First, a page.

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In English court proceedings surrounding released Guantánamo detainee Binyam Mohamed, British Foreign Minister David Miliband has reinforced his claims that disclosing details of Mohamed’s mistreatment would harm British national security. He now states that Secretary of State Hillary Clinton personally intervened in the matter to state that disclosing information given by the CIA to a British court would damage the Anglo-American special relationship in intelligence matters. The Guardian reports:
In a written statement proposing a gagging order, Miliband told the court that she “indicated” that the disclosure of CIA evidence “would affect intelligence sharing”. Pressed repeatedly by the judges on the claim yesterday, Karen Steyn, Miliband’s counsel, insisted that Clinton was indeed saying that if the seven-paragraph summary of CIA material was disclosed, the US would “reassess” its intelligence relationship with the UK, a move that “would put lives at risk”.
Mrs Clinton personally told the Foreign Secretary that the US government would consider the dramatic step if a short summary of the treatment of Binyam Mohamed is placed in the public domain, the High Court was told. A hearing was told that the move could cause “serious harm” to Britain’s national security and potentially put the lives of British citizens at risk.
Binyam Mohamed is an Ethiopian national who was granted protected status in Britain. He was arrested in April 2002 when he attempted to board a plane in Karachi, Pakistan, to fly back to Britain. Pakistani authorities turned him over to the CIA, and he was held in the CIA’s extraordinary renditions program until 2004, when he was transferred to Guantánamo. His accounts of torture at the hand of captors in Pakistan and Morocco were previously validated by British courts, which noted the involvement of the CIA and British intelligence in the process.
Miliband explains Clinton’s objection in terms of the “principle” that intelligence furnished should not be disclosed, even in court proceedings. However, it is fairly obvious that the American State Department is acting as a proxy for American intelligence services in this process. And there is a far more powerful principle in play. The torture practiced on Binyam Mohamed was a serious crime. Evidence is being suppressed to preclude the full investigation of that crime and to block possible criminal prosecutions of those involved. That’s called obstruction of justice, and it’s also a crime. This case well exemplifies how the Obama Administration is using claims of national security interests to preclude serious investigations of criminal conduct and accountability of those involved.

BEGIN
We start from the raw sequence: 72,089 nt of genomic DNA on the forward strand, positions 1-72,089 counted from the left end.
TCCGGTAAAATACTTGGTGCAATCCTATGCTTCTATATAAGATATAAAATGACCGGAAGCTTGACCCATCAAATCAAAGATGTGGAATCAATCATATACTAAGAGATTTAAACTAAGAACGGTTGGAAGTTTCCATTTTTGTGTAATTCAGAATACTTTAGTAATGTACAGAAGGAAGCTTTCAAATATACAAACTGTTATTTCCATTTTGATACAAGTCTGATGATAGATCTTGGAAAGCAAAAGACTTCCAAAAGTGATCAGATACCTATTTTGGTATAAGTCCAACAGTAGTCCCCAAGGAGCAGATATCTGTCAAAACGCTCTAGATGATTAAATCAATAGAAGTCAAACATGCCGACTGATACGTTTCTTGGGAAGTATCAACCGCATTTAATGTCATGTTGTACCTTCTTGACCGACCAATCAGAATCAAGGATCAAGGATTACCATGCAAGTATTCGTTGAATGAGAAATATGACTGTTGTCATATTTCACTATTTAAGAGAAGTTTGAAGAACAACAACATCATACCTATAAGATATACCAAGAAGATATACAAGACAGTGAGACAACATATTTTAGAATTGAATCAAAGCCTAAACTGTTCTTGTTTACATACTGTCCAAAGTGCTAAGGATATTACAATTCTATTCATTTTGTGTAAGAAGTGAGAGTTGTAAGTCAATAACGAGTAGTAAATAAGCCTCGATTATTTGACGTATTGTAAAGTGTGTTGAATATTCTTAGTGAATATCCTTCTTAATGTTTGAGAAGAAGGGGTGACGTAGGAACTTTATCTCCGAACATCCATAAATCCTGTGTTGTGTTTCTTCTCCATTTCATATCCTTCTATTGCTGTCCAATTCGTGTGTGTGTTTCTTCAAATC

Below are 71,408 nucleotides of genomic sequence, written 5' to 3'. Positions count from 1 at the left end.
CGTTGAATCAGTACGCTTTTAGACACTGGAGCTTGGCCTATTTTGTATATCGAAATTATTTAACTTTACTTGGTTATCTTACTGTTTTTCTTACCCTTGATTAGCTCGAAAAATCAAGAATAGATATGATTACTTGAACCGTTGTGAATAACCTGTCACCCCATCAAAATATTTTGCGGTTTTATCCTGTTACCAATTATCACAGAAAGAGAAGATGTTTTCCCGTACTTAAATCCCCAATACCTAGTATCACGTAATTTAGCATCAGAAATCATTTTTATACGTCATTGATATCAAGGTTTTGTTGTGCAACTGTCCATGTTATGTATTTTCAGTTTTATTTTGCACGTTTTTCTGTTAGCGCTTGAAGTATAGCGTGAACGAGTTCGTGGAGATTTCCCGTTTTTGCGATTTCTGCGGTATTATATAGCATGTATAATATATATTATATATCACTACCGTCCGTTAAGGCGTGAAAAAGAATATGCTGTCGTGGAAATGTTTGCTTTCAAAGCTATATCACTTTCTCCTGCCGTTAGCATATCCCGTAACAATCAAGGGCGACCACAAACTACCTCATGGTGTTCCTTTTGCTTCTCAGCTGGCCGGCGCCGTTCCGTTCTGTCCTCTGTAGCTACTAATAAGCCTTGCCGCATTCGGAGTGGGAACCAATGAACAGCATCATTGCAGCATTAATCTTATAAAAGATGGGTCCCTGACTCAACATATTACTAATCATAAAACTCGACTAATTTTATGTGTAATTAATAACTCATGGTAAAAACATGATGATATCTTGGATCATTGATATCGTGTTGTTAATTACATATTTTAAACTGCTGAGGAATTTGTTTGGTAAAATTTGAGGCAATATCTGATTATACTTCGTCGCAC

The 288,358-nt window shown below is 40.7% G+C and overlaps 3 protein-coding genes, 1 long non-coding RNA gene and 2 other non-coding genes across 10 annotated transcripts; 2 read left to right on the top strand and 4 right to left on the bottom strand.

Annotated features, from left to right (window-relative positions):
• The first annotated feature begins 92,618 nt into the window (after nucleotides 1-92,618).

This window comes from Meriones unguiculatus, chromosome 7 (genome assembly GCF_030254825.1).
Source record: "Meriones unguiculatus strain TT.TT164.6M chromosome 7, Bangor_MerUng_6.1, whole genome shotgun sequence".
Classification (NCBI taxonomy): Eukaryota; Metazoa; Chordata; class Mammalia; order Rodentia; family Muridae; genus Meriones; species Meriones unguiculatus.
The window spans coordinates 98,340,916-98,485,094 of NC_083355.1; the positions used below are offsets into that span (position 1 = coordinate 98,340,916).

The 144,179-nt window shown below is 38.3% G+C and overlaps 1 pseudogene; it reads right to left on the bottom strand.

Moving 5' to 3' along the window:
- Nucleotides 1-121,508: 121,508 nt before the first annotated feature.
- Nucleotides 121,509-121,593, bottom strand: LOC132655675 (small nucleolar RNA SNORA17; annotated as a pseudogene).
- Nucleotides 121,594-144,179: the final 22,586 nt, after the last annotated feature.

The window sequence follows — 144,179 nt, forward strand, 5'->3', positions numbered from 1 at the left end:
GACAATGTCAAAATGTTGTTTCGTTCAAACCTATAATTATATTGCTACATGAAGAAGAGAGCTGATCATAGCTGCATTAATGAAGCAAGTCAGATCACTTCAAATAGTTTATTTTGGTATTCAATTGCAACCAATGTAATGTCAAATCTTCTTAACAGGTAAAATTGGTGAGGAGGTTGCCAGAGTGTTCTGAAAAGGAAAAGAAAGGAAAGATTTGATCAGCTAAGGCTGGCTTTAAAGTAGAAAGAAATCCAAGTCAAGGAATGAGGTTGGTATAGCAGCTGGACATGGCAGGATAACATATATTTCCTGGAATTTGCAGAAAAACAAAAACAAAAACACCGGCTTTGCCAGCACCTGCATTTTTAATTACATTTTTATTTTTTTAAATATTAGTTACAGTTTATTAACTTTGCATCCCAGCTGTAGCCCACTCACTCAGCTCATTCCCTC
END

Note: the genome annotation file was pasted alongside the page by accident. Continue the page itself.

More from Scott Horton:
Conversation — August 5, 2016, 12:08 pm
Sidney Blumenthal on the origins of the Republican Party, the fallout from Clinton’s emails, and his new biography of Abraham Lincoln
Conversation — March 30, 2016, 3:44 pm
Joseph Hickman discusses his new book, The Burn Pits, which tells the story of thousands of U.S. soldiers who, after returning from Iraq and Afghanistan, have developed rare cancers and respiratory diseases.
Years ago, I lived in Montana, a land of purple sunsets, clear streams, and snowflakes the size of silver dollars drifting through the cold air. There were no speed limits and you could legally drive drunk. My small apartment in Missoula had little privacy. In order to write, I rented an off-season fishing cabin on Rock Creek, a one-room place with a bed and a bureau. I lacked the budget for a desk. My idea was to remove a sliding door from a closet in my apartment and place it over a couple of hastily cobbled-together sawhorses.
Average number of bacteria living in a pound of U.S. mud:
Canadian doctors saved a baby from drowning in his own drool by using Botox on his salivary glands.
A black bear named Pedals, famous for walking upright on his hind legs through Rockaway Township, New Jersey, was reported killed by a hunter, and a hiker in California was attacked after he interrupted two bears mating. It was a “pretty good bear attack,” said the local police chief.
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"She never thanked me, never looked at me—melted away into the miserable night, in the strangest manner I ever saw. I have seen many strange things, but not one that has left a deeper impression on my memory than the dull impassive way in which that worn-out heap of misery took that piece of money, and was lost."